The preservation of historical sites often goes through many challenges on its way to succeeding. It does not often involve the use of dogs who are trained especially to detect cadavers using their incredible sense of smell. In the areas surrounding Washington, Ga., however, this is exactly what has happened recently as the local battlefield association managed to secure further resources and support for their campaign to chart the area as an important landmark in the Revolutionary War.
The battle happened nearly 240 years ago, shortly after victories for the British troops at Savannah and Augusta, Ga. The British were riding high after these two crucial victories but it was this confidence that was to be their downfall in this particular skirmish. A group of Patriots were led by the Colonel Andrew Pickens and were able to defeat a sizeable force of British Loyalists – in fact the British were almost twice the number of the American Patriots in this particular battle. Catching the British off guard was key to the success of the Patriots and Pickens’ men in this battle.
This pivotal battle is often not represented in the literature surrounding the Revolutionary War but in fact, it remains very important. Equally important in the discovery of graves – and the resulting success of the preservation effort here – was the use of dogs with senses of smell sensitive enough to detect the remains of slain soldiers lying in makeshift graves in the forested area. As a result, and according to Walker Chewning, president of the Kettle Creek Battlefield Association, the committee was able to locate almost two dozen graves in the area! This was after the cadaver dogs had surveyed only a quarter of the battlegrounds that were suspected to have been used in the skirmish near Washington, Ga.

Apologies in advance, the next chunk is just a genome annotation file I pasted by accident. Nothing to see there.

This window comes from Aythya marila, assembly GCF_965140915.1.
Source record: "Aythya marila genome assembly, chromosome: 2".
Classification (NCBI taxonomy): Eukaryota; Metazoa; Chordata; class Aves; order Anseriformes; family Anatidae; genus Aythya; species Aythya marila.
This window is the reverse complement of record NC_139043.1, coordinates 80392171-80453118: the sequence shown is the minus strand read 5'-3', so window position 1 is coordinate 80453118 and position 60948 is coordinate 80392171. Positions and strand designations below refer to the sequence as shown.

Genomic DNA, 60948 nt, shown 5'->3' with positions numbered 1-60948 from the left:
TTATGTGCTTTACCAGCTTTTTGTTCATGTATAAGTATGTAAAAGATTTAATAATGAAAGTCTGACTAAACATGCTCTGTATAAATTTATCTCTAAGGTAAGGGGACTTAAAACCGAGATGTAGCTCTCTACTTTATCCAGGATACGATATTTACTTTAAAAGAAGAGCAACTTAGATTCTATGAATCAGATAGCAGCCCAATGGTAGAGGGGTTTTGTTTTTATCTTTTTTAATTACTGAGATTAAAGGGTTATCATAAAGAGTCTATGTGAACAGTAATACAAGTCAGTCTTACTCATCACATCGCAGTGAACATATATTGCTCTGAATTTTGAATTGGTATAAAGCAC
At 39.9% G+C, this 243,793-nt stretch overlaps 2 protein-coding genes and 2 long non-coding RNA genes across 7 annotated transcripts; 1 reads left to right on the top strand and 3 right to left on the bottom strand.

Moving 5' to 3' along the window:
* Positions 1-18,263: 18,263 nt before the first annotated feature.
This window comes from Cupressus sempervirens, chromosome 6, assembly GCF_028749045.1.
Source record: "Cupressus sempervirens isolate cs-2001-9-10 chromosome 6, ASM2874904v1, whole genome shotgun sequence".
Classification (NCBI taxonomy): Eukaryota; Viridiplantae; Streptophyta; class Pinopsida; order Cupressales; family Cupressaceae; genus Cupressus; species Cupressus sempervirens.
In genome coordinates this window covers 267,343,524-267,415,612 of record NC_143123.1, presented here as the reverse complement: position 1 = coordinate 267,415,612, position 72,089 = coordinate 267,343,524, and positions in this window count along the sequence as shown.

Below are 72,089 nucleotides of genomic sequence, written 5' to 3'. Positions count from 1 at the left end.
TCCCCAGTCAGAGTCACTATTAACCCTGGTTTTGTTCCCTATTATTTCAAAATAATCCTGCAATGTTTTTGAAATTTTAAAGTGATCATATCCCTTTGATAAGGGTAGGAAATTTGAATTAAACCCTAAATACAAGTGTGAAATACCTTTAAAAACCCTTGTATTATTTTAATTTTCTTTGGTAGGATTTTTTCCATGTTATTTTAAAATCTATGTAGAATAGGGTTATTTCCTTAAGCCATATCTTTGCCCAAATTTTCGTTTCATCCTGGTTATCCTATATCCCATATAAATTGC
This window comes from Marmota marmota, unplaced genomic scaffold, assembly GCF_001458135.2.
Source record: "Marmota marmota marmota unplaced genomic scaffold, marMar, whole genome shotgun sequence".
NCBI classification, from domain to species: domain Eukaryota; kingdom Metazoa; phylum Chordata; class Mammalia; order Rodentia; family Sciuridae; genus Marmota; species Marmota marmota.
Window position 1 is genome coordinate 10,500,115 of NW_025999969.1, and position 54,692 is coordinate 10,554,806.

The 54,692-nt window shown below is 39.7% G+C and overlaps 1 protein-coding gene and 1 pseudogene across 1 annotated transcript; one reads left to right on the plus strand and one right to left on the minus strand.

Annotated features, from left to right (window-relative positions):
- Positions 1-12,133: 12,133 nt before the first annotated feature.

Chewning spoke with media after the incredible news, and was able to share exciting information about the ability of the cadaver dogs, “the use of cadaver dogs is something new in archaeological research” and certainly something the association will continue to utilize.” Five of the spots the dogs highlighted as especially important were further explored by archaeologists.
These specialists employed the use of ground-penetrating radar and even excavation to continue their research. Archaeologist Tom Gresham was part of the team but said the progress is slow and the practice is extremely complex because “very few of these kinds of graves – battle-buried dead – have been excavated.”
This research has helped the Kettle Creek Battlefield Association earn extra federal money for an expansion in their historic preservation and tourism efforts. In the month that marked the anniversary of the battle, the committee was thrilled to announce the further acquisition of 180 acres that more than triples the current area occupied by the park that honors the American Revolutionary War.
With multiple contributions from places like the Civil War Trust, Watson-Brown Foundation, and the American Battlefield Protection Program, the preserved area has been able to fund an expansion from 77 to 257 acres, for nearly $430,000. Chewning said the expansion is incredibly important to showing today’s population what the experience might have been like to be a soldier nearly 250 years ago. “It’s in the same condition it was when the battle occurred 240 years ago, so when you walk this site you are able to actually experience what the soldiers experienced that day, February 14, 1779,” Chewning said.